Lee comments that “the general idea of a woman is supposed to be classy and elegant whereas the general idea of a man is more lenient.” Although he believes females have it harder than males when it comes to living by guidelines, Lee has also encountered situations where he felt he was unrightfully judged because he’s a boy.

“I have a group of female friends who were good at makeup and they assumed I wasn’t good at makeup because I’m male,” he added.

Freshman Angelica Macutay also shared a personal experience in which she felt excluded because she is female. She explains, “when I was in elementary school, my classmates would consider me a ‘tomboy’… When I’d hang out with my friends that were boys, they’d tell me not to do certain things because I was a girl. For instance, they preferred me not to use foul language because it isn’t lady like.”

Freshman Kristine Santos suggests that these double standards may have more influence in the United States than in other countries.

“When I was in the Philippines, us girls [could] do what boys [did]… I think girls are treated differently than boys [in America] because some people think boys can do better because they are smarter, athletic, and can do hard jobs like being a carpenter, [but] when people see girls being a carpenter it’s weird because it’s a boy’s thing,” she said. “But in the Philippines we are all treated equally. We can do boys’ things and it’s normal.”

Although the majority of teenagers interviewed stated that society’s standards are more strict for women, Jin opposes this conjecture.

She says that “all people are judged harshly” and asks why it is necessary to compare the two genders.

“Females and males have hard times, not one more than the other,” said Jin. “Why does it matter why we are being judged? People are wired to judge, regardless of the reason.”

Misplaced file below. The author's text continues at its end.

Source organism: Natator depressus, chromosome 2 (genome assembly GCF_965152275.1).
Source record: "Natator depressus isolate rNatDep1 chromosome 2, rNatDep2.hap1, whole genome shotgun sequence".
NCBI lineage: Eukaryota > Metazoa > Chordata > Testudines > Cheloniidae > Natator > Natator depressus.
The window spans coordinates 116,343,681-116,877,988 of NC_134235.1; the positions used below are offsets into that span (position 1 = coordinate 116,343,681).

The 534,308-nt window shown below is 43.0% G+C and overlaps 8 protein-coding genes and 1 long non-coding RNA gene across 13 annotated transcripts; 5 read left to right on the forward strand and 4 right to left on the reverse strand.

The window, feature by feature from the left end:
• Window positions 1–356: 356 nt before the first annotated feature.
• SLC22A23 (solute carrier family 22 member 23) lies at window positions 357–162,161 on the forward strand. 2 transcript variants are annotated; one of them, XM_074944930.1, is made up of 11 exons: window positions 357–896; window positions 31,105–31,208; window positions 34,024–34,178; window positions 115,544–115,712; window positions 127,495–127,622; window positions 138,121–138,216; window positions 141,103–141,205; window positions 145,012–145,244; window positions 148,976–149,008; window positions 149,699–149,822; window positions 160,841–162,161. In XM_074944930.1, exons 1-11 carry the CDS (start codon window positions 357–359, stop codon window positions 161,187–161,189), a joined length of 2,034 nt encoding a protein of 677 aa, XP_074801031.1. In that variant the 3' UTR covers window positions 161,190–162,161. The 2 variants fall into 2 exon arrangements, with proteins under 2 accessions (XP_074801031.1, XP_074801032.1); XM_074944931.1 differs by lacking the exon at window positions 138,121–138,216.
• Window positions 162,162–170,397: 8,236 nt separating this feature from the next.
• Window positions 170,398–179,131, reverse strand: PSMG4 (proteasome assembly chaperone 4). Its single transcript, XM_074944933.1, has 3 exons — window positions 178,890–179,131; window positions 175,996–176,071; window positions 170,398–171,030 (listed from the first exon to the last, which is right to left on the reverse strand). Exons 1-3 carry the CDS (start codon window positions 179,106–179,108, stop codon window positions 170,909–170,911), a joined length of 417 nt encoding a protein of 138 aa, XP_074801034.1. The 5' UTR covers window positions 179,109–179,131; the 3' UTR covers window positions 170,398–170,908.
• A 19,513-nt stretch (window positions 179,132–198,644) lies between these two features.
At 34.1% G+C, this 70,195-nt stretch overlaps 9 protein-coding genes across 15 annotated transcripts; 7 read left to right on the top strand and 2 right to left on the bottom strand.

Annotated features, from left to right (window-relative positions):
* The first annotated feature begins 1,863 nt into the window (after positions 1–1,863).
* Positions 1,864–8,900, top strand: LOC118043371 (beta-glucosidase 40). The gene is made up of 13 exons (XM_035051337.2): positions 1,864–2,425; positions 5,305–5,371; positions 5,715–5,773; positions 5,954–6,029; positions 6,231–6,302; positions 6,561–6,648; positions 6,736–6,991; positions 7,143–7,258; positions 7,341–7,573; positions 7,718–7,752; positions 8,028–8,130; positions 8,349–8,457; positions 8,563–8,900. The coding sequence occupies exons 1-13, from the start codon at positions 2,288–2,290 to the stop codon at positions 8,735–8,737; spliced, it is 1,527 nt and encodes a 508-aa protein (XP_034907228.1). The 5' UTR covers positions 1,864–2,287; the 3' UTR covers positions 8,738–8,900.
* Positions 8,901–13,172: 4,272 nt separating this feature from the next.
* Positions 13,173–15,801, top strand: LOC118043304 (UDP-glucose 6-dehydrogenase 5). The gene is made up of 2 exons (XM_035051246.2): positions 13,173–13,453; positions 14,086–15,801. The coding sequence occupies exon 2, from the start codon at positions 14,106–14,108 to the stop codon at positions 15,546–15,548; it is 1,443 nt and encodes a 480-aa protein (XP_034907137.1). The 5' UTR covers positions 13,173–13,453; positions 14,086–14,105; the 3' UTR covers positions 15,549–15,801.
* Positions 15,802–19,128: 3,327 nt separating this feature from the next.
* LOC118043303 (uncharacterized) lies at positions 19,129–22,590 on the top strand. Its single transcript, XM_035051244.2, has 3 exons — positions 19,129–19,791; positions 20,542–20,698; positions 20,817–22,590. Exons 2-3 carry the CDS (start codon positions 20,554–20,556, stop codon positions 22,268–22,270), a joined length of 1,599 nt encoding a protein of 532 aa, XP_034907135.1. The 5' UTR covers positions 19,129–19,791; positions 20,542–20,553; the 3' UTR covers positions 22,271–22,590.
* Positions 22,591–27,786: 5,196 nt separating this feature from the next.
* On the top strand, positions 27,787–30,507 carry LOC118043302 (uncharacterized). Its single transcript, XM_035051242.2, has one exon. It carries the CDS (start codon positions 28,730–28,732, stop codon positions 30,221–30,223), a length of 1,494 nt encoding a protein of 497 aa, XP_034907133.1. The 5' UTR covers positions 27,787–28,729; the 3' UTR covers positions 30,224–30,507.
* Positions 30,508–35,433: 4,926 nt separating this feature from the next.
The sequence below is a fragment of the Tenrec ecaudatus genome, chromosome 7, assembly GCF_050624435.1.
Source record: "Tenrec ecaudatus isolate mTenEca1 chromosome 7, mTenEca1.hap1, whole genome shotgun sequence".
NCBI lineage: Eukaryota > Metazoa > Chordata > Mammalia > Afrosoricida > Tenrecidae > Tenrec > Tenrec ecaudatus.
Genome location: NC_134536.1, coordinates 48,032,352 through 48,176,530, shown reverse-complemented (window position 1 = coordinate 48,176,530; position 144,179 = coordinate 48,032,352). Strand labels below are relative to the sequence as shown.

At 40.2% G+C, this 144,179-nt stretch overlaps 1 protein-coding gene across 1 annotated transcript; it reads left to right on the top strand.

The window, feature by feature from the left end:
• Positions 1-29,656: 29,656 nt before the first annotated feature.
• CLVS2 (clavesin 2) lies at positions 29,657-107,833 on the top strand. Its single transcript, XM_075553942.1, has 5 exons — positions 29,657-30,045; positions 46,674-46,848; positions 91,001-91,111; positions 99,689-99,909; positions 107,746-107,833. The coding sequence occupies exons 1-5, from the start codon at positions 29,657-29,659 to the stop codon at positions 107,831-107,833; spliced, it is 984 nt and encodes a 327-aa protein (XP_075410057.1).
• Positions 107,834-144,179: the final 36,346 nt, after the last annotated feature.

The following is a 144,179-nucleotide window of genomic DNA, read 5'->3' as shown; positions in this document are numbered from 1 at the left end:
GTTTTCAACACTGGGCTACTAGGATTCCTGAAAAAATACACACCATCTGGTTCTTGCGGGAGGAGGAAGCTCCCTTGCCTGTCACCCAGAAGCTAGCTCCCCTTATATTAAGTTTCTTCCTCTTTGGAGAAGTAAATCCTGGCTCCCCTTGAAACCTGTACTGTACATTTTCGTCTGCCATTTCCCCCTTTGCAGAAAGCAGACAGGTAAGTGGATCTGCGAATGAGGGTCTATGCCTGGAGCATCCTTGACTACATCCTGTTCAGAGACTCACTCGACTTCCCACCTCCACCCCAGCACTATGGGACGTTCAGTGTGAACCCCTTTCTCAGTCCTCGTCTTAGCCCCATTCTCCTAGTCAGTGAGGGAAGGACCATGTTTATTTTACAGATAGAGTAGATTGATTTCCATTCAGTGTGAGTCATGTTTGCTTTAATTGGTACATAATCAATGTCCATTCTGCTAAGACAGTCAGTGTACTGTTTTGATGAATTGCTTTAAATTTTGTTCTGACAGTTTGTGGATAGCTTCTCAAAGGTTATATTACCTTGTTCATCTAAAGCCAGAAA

Gender double standards is a very controversial topic, especially with adolescent teenagers. Some say that judging people based off their gender is a natural compulsion that we can’t prevent whereas others state that double standards are very prominent in our society that we have to diminish. Regardless of their opinions on this topic, people of all genders disapprove of gender double standards. They pressure people to live their lives while abiding by rules and guidelines that society has addressed to us according to our gender.

Unfortunately, double standards can’t be demolished overnight. They encourage a seemingly “normal” group of thoughts that have been embedded in our heads by society over decades. The best we can do to reduce the negativity is to be aware of these double standards and the toll they can take on our thoughts.

No Comments

Leave a Reply

Fill in your details below or click an icon to log in:

WordPress.com Logo

You are commenting using your WordPress.com account. Log Out / Change )

Twitter picture

You are commenting using your Twitter account. Log Out / Change )

Facebook photo

You are commenting using your Facebook account. Log Out / Change )

Google+ photo

You are commenting using your Google+ account. Log Out / Change )

Connecting to %s